Urban Outfitters' Latest T-shirt Design Accidentally Promotes Gang Violence
What would you do if the media drew a correlation between your latest T-shirt promotion and an infamous Chicago gang symbol? Just ask Urban Outfitters.
The publicly traded retailer recently pulled a new T-shirt called the Vanguard Pitchfork from its shelves. Priced at $32, the shirt featured a design that some argued resembled the gang symbol of the Gangster Disciples, a notorious Chicago street gang consisting of roughly 18,000 members. A June editorial in the Chicago Tribune pointed out the criminal organization’s “long history of vicious criminality” and suggested this particular gang “accounts for a significant fraction of Chicago homicides.”
In an email response to The Huffington Post, Urban Outfitters Public Relations Manager Crystal Carroll said:
“Urban Outfitters had no prior knowledge of this symbol’s affiliation when we purchased the t-shirt from the designer. It was never meant to offend nor promote gang violence.”
All evidence of the shirt has since been removed from the company’s website.
While mistakes are bound to happen, as Sean Norris reported in his piece about Nike’s Carolina Panthers T-shirt decorating error, Urban Outfitters is no stranger to controversy. The Vanguard Pitchfork T-shirt follows a long list of offensive designs including the “Jewish Star” T-shirt, which outraged the Anti-Defamation League of Philadelphia with its strategically located patch (on the pocket directly above the yellow shirt’s left breast).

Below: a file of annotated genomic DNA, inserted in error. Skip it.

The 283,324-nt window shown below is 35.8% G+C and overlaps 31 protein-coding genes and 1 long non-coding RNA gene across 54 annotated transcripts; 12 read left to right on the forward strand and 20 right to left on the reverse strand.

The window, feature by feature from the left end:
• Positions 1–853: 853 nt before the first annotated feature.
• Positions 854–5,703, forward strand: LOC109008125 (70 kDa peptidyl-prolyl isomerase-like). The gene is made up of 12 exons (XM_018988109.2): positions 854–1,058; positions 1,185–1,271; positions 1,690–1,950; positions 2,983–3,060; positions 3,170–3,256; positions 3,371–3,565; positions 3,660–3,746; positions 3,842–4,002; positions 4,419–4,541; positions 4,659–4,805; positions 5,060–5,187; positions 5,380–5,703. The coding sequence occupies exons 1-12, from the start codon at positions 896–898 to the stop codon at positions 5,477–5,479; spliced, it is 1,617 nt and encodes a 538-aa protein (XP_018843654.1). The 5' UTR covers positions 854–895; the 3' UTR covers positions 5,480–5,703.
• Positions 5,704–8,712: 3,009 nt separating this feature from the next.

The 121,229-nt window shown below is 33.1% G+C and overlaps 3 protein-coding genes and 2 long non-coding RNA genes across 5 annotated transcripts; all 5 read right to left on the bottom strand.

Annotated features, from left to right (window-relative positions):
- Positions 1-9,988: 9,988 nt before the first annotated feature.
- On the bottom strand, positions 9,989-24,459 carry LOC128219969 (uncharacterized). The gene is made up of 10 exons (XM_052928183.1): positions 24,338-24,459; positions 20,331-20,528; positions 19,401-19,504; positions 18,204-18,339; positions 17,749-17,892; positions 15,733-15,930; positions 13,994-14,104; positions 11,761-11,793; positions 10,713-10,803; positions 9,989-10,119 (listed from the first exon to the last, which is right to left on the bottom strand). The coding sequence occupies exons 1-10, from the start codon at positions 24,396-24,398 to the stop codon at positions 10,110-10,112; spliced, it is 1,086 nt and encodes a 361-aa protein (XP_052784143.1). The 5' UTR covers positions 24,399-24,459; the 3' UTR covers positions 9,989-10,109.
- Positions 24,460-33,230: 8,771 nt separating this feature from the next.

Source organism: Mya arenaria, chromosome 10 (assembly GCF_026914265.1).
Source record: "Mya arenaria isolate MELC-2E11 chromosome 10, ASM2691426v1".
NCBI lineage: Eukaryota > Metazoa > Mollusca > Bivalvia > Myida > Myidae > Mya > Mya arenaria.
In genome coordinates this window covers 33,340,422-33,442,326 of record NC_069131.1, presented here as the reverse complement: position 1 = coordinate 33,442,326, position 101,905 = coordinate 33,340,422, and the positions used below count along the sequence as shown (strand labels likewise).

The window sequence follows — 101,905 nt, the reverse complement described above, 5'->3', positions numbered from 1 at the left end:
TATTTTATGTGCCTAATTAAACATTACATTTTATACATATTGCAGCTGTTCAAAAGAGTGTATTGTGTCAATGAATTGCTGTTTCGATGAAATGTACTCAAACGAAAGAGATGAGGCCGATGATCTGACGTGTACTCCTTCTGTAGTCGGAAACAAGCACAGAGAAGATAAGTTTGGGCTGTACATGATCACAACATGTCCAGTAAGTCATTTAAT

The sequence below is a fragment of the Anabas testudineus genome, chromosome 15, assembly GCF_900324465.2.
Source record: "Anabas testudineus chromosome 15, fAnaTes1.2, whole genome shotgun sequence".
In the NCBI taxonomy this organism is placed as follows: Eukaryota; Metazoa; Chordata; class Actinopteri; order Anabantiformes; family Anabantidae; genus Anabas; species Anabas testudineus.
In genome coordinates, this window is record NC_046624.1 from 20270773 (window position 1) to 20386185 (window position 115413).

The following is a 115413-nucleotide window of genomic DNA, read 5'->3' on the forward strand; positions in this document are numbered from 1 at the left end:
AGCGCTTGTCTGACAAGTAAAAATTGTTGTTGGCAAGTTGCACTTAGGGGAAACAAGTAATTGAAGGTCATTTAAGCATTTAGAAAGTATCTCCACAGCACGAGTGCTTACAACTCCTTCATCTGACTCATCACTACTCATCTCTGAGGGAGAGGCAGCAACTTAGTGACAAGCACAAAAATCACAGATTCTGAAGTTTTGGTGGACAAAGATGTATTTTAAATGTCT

You might be thinking: What else should we expect from a company notorious for selling unethical values to its young hipster clientele (in an ironic way, of course)? Point taken, but shouldn’t Urban Outfitters be held a bit more responsible for what it approves? Enough incidents have certainly occurred to warrant a boilerplate answer for media distribution. Is that enough?
Maybe Carroll’s statement to The Huffington Post was sincere. However, shouldn’t some, oh, I don’t know, research be involved before signing the dotted line? Just because one person has zero knowledge of the Gangster Disciples doesn’t mean someone else isn’t one step ahead. Not to mention I just performed a quick Google search using the key words “pitchfork symbol offensive” and an image called “Street Gang Dynamics” turned up as the fourth result.
Or is this entire thing being overblown (I assume pitchforks are now off limits)? How would you have handled the situation if your client wanted this design printed? Do you have a proofing system in place designed to catch this kind of mistake?